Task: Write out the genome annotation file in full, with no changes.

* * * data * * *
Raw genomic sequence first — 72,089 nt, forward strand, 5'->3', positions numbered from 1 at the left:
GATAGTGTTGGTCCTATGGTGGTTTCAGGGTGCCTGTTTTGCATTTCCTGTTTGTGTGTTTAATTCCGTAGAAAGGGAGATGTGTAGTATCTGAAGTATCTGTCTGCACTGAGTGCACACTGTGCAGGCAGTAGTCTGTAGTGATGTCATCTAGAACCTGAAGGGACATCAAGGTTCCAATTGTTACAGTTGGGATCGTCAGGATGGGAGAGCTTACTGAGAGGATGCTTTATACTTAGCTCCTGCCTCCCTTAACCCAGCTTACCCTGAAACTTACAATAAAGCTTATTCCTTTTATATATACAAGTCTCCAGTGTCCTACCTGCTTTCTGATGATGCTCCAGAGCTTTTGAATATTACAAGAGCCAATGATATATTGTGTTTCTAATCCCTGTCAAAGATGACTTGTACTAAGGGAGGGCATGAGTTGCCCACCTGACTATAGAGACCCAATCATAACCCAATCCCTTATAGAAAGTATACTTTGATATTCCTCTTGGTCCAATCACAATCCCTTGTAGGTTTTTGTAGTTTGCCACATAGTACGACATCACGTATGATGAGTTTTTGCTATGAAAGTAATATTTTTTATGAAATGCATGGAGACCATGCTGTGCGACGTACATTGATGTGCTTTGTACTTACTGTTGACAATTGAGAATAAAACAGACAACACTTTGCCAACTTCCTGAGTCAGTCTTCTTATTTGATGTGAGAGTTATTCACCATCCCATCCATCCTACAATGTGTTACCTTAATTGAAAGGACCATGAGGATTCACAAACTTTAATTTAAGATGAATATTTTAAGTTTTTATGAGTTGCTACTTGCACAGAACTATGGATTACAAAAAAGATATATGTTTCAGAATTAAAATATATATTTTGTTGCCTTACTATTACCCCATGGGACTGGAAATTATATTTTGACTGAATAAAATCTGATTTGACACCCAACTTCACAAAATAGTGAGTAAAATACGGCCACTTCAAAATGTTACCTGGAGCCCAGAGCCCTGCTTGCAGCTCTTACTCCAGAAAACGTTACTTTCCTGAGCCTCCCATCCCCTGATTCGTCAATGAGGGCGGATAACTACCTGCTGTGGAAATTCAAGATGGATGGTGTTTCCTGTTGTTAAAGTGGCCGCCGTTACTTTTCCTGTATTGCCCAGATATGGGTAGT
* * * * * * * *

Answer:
Raw genomic sequence first — 72,089 nt, forward strand, 5'->3', positions numbered from 1 at the left:
GATAGTGTTGGTCCTATGGTGGTTTCAGGGTGCCTGTTTTGCATTTCCTGTTTGTGTGTTTAATTCCGTAGAAAGGGAGATGTGTAGTATCTGAAGTATCTGTCTGCACTGAGTGCACACTGTGCAGGCAGTAGTCTGTAGTGATGTCATCTAGAACCTGAAGGGACATCAAGGTTCCAATTGTTACAGTTGGGATCGTCAGGATGGGAGAGCTTACTGAGAGGATGCTTTATACTTAGCTCCTGCCTCCCTTAACCCAGCTTACCCTGAAACTTACAATAAAGCTTATTCCTTTTATATATACAAGTCTCCAGTGTCCTACCTGCTTTCTGATGATGCTCCAGAGCTTTTGAATATTACAAGAGCCAATGATATATTGTGTTTCTAATCCCTGTCAAAGATGACTTGTACTAAGGGAGGGCATGAGTTGCCCACCTGACTATAGAGACCCAATCATAACCCAATCCCTTATAGAAAGTATACTTTGATATTCCTCTTGGTCCAATCACAATCCCTTGTAGGTTTTTGTAGTTTGCCACATAGTACGACATCACGTATGATGAGTTTTTGCTATGAAAGTAATATTTTTTATGAAATGCATGGAGACCATGCTGTGCGACGTACATTGATGTGCTTTGTACTTACTGTTGACAATTGAGAATAAAACAGACAACACTTTGCCAACTTCCTGAGTCAGTCTTCTTATTTGATGTGAGAGTTATTCACCATCCCATCCATCCTACAATGTGTTACCTTAATTGAAAGGACCATGAGGATTCACAAACTTTAATTTAAGATGAATATTTTAAGTTTTTATGAGTTGCTACTTGCACAGAACTATGGATTACAAAAAAGATATATGTTTCAGAATTAAAATATATATTTTGTTGCCTTACTATTACCCCATGGGACTGGAAATTATATTTTGACTGAATAAAATCTGATTTGACACCCAACTTCACAAAATAGTGAGTAAAATACGGCCACTTCAAAATGTTACCTGGAGCCCAGAGCCCTGCTTGCAGCTCTTACTCCAGAAAACGTTACTTTCCTGAGCCTCCCATCCCCTGATTCGTCAATGAGGGCGGATAACTACCTGCTGTGGAAATTCAAGATGGATGGTGTTTCCTGTTGTTAAAGTGGCCGCCGTTACTTTTCCTGTATTGCCCAGATATGGGTAGT